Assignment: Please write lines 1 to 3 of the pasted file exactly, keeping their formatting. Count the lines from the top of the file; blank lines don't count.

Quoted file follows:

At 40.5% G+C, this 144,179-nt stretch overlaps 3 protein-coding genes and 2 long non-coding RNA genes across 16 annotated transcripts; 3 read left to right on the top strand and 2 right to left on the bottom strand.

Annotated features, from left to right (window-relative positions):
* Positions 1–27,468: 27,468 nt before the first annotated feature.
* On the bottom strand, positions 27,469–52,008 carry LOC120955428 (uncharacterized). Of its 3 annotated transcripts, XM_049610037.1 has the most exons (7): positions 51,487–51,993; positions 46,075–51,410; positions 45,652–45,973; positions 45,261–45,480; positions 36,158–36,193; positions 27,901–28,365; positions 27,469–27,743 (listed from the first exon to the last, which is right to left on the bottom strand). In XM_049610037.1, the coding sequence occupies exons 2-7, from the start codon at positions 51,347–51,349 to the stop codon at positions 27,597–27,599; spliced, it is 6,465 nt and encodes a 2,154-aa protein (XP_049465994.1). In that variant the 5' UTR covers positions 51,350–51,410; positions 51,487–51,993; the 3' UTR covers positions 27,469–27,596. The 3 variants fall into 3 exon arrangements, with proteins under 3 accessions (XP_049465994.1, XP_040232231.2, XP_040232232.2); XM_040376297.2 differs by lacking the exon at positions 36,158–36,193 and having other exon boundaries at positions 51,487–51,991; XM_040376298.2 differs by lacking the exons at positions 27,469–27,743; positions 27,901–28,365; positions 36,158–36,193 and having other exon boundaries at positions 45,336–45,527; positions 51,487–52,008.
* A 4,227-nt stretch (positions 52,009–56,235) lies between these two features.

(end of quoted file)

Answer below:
At 40.5% G+C, this 144,179-nt stretch overlaps 3 protein-coding genes and 2 long non-coding RNA genes across 16 annotated transcripts; 3 read left to right on the top strand and 2 right to left on the bottom strand.

Annotated features, from left to right (window-relative positions):
* Positions 1–27,468: 27,468 nt before the first annotated feature.